## 2. Reinforcement learning and decision making

According to the law of effect (Thorndike 1911), the behaviours followed by pleasant outcomes are more likely to recur, whereas the opposite is true for the behaviours followed by aversive outcomes. This suggests that the animal's behaviour can be understood as the product of maximizing pleasant outcomes and minimizing aversive outcomes, as in reinforcement-learning theory (Sutton & Barto 1998). In reinforcement learning, a value function refers to the animal's subjective estimate for the sum of future rewards. Future rewards are often weighted exponentially according to their delays, consistent with the observation that humans and animals often prefer more immediate rewards than delayed ones (McClure *et al*. 2004; Kable & Glimcher 2007; Sohn & Lee 2007; Kim *et al*. 2008). For the matching pennies task used in our study (figure 1), the value function for choosing the leftward and rightward targets in trial *t* can be denoted as *Q*_{t}(*L*) and *Q*_{t}(*R*), respectively. Based on the value functions, the animal would then choose the rightward target in trial *t* with the probability given by the following softmax function (Sutton & Barto 1998; Lee *et al*. 2004):(2.1)where *β*, referred to as the inverse temperature in analogy to thermodynamics, determines the randomness of the animal's choices. The probability that the animal would choose the leftward target in the same trial would be 1−*P*_{t}(*R*). Thus, the probability that the animal would choose the rightward target increases gradually as the value function for the rightward target increases relative to the value function for the leftward target. A large inverse temperature implies that the animal chooses the target with the higher value function more or less deterministically, whereas a small inverse temperature indicates a relatively stochastic choice behaviour. For example, as *β* approaches zero, the animal will choose the two targets randomly with equal probabilities, regardless of the value functions. The value functions are updated according to the difference between the reward received by the agent in trial *t*, *R*_{t} and the reward expected by the current value functions. In other words(2.2)where *C*_{t} (=*L* or *R*) indicates the animal's choice in trial *t* and *α* corresponds to the learning rate. The value function was updated only for the target chosen by the animal in a given trial. This model has two free parameters, *α* and *β*, and they were estimated from the behavioural data using a maximum-likelihood procedure (Pawitan 2001; Seo & Lee 2007).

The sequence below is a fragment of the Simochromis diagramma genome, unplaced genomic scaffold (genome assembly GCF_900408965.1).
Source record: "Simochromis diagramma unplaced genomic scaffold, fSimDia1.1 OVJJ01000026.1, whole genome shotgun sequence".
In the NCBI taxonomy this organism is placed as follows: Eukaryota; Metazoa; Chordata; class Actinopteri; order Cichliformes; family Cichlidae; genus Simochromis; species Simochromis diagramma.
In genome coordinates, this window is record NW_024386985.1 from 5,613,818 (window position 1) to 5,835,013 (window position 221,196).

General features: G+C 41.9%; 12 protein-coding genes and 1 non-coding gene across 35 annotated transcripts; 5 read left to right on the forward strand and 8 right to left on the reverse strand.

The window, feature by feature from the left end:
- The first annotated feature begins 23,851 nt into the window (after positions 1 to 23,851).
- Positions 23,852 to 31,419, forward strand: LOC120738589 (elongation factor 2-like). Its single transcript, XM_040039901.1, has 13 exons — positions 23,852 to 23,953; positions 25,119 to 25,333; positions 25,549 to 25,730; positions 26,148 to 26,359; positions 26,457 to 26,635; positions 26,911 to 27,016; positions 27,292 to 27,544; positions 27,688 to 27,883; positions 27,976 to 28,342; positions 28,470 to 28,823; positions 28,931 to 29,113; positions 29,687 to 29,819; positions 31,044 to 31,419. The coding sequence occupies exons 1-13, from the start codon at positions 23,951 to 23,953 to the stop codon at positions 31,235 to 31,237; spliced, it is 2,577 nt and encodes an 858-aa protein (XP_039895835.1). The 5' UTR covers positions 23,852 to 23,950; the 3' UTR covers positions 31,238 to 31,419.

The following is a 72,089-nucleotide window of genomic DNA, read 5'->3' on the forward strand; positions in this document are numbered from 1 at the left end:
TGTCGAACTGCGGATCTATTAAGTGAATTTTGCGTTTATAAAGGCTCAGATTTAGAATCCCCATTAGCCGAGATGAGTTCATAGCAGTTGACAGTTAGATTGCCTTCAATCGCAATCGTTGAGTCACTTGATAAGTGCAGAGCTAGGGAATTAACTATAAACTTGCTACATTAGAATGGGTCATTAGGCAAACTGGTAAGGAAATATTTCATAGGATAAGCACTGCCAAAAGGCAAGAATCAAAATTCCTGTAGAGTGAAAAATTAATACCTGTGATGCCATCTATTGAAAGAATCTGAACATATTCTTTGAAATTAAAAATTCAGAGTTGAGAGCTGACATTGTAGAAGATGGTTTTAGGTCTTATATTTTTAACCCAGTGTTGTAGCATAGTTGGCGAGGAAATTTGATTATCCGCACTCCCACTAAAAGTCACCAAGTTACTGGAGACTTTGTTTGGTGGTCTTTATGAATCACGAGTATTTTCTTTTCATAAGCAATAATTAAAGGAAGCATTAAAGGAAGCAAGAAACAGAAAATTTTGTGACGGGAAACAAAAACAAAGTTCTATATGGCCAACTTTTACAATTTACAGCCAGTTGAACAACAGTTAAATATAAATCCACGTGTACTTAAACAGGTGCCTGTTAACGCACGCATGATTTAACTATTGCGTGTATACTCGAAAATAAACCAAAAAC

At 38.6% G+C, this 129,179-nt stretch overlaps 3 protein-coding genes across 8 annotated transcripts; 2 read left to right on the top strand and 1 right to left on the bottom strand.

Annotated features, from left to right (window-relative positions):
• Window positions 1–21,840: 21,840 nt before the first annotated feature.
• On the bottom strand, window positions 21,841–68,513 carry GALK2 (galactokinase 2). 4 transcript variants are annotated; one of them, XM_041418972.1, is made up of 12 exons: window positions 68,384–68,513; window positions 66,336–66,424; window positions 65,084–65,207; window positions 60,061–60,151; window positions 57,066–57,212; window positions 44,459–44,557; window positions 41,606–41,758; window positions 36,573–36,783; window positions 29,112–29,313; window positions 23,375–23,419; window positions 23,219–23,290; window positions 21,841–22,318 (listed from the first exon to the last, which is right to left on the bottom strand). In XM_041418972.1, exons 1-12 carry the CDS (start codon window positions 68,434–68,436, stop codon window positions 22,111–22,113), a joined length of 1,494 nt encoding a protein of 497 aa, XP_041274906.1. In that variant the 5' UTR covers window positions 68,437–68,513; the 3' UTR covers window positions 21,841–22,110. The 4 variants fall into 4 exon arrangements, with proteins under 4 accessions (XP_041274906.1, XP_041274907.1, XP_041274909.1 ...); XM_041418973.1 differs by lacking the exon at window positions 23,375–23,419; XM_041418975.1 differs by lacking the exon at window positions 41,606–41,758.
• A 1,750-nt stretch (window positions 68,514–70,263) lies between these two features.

The concepts of value functions in reinforcement-learning theory and utilities in economics play analogous roles, since both of these quantities dictate the decision-maker's choices. Nevertheless, there are some differences. For example, expected utility theory focuses on laying axiomatic foundations for the relationship between utility functions and preferences, and therefore pays little attention to the rules dictating how the utility functions may change through the decision-maker's experience. By contrast, reinforcement-learning theory assumes that the reward signals can be easily obtained from the decision-maker's environment, and primarily deals with the computational algorithms that can efficiently discover a particular course of actions to maximize the future rewards through experience. Therefore, these two approaches are complementary. If the decision maker has full knowledge of his or her environment and sufficient cognitive capacity, formalism provided by the expected utility theory might provide an accurate description for the psychological process of decision making. Such ideal situations, however, may be relatively infrequent and, therefore, humans and animals may have to resort frequently to the solutions described by reinforcement-learning theory.

## 3. Choice behaviour of monkeys during competitive games

We investigated how the choice behaviour of rhesus monkeys changes dynamically during the matching pennies game (Barraclough *et al*. 2004; Lee *et al*. 2004). Three rhesus monkeys (C, E and F) underwent extensive behavioural testing. At the beginning of each trial, the animal first fixated a small yellow square that appeared in the centre of a computer screen (figure 1*b*). After a 0.5 s foreperiod, two identical green peripheral targets were presented along the horizontal meridian, and the animal was required to maintain its fixation on the central target until this was extinguished 0.5 s later. Then the animal was required to shift its gaze towards one of the peripheral targets within 1 s. The computer opponent chose its target at the beginning of each trial, and presented a red ring around its chosen target 0.5 s after the animal shifted its gaze towards one of the targets. If the animal chose the same target as the computer, it was rewarded with a small drop of juice 0.5 s after the onset of the feedback ring. Otherwise, the animal did not receive any reward in that trial (figure 1*a*).